There are 3 important elements involved in monitoring the heat drying process. They are as follows: Proper meters and their calibration, where to take readings, and how you interpret them. Without all 3 components, drying efficiently and effectively will become a challenge. Each one of these will be explored in-depth. Different types of measurements will be taken based on what heat drying equipment you’re using; from diesel indirect-fired heaters, forced-air propane heaters, or electric heat drying systems.
Penetrating Meters- When using a penetrating meter, moisture content readings can be skewed upwards and give false “wet readings” at higher temperatures. Penetrating meters typically come with a manual, or the manufacturer has a handout to calibrate or adjust your moisture contents based on the temperature of the material. Other meters like the Delmhorst Navigator Pro have the ability to adjust for temperature and wood types. This is important to prevent potential drying materials below their EMC threshold and causing damage, and/or drying 1-2 days extra resulting in unnecessary cost and expense to all parties involved.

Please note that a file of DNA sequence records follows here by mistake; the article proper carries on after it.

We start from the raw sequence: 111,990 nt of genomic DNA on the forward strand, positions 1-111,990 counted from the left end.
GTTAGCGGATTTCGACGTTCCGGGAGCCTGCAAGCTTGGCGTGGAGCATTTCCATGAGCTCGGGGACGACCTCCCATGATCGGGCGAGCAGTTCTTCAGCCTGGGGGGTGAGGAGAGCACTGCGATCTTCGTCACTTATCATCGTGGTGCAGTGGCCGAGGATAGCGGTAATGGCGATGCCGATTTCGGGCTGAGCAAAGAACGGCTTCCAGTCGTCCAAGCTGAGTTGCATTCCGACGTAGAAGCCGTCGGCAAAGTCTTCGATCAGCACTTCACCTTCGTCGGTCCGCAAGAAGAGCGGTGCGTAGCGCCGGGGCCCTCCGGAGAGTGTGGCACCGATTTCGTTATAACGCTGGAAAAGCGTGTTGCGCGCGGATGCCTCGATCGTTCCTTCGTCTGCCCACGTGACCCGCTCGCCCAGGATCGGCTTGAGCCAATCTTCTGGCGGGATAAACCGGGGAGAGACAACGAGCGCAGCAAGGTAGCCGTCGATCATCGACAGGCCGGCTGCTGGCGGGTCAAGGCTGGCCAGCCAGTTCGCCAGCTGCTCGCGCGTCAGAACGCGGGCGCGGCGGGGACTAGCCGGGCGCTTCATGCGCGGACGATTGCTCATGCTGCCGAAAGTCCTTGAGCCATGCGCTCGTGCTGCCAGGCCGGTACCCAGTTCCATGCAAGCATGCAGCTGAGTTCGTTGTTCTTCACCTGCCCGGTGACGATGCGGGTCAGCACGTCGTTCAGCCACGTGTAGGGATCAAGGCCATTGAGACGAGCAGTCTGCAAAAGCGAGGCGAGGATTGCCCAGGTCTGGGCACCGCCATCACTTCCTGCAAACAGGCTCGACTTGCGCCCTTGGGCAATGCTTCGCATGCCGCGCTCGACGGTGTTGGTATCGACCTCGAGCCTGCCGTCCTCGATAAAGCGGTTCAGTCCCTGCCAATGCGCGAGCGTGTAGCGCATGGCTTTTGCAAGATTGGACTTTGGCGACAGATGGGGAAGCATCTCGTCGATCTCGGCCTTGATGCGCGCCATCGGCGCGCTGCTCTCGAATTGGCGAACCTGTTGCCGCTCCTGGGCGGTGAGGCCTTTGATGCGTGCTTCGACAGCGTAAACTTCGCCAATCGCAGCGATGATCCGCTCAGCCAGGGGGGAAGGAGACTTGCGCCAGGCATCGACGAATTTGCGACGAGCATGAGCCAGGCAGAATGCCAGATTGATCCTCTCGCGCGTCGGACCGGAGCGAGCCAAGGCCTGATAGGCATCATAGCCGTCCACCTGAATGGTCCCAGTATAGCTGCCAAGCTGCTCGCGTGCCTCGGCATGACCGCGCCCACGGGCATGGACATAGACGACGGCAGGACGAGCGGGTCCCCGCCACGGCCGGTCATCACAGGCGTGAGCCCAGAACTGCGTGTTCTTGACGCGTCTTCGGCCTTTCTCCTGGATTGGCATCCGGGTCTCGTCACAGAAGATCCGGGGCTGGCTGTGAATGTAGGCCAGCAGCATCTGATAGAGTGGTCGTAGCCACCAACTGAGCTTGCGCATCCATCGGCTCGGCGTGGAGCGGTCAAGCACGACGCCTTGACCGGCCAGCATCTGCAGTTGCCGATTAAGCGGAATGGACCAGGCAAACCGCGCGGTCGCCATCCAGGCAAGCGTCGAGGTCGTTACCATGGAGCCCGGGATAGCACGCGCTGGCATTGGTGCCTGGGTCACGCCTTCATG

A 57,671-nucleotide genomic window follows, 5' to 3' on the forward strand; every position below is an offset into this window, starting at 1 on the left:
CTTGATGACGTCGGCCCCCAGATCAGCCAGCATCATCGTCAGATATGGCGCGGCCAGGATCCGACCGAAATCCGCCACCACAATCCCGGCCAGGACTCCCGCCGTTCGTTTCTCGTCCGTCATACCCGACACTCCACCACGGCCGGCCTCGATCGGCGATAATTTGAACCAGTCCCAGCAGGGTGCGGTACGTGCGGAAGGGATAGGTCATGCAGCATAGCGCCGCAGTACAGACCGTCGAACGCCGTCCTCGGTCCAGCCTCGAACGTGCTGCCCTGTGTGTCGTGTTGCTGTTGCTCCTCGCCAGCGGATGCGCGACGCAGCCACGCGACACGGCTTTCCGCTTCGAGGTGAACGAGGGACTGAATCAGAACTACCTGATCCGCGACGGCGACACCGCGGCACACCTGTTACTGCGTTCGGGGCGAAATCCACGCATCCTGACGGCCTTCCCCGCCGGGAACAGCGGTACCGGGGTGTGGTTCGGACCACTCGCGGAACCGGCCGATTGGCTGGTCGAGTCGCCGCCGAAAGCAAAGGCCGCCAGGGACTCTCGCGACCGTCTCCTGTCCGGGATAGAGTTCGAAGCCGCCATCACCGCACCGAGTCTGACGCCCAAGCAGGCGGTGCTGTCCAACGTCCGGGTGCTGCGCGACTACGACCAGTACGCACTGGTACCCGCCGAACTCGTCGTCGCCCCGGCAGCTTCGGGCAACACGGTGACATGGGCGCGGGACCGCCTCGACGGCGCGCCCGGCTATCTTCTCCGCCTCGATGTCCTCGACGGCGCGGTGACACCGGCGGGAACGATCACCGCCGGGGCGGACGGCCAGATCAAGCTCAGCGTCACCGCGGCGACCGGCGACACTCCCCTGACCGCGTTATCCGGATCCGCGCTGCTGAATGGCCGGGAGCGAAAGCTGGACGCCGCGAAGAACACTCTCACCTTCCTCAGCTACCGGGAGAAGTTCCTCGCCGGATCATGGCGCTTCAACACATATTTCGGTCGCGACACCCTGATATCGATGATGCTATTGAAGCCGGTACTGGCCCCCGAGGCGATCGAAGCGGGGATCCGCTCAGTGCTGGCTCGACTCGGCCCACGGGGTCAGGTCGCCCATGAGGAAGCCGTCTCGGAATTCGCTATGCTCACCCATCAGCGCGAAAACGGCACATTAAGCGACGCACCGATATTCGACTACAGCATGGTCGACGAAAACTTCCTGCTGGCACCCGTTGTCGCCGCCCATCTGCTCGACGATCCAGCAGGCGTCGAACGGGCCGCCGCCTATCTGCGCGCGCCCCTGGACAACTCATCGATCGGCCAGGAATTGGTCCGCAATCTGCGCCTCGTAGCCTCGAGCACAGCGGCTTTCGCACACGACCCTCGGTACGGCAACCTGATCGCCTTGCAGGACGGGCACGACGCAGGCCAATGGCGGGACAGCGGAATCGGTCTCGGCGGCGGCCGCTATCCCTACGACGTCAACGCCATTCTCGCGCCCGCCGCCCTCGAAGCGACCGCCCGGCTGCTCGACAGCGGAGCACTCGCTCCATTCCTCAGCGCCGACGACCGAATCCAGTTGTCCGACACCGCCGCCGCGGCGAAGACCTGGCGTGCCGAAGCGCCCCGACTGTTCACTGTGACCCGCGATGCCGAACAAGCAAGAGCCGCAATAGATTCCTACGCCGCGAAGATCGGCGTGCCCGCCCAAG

Non-penetrating meters– are still needed, great for quick scanning, drywall, use for wood floors 1” thickness or less.
Thermal cameras give an excellent visual to monitor the effectiveness of your drying setup. Early in the project, you can see evaporative cooling increase, which is indicative of water being converted to vapor. In the latter half of the project, you can make adjustments when you find “dead” or “cool” spots and reposition airflow to adequately deliver heat.
Velometers or Wind Meters ensure proper balance of airflow, allow you to manipulate openings to deliver more heat to wetter structure, and prevent over-pr
High-temp hygrometers give accurate readings temperatures 200F plus. Hygrometers are necessary to measure moisture removal using the GIGO(grains-in grains-out) method for calculation. Monitoring for heat drying with forced-air propane heaters, and diesel indirect-fired heaters requires you to measure the cubic feet of air entering the structure, followed by measuring the GPP of the air going in and the grains per pound exiting the structure.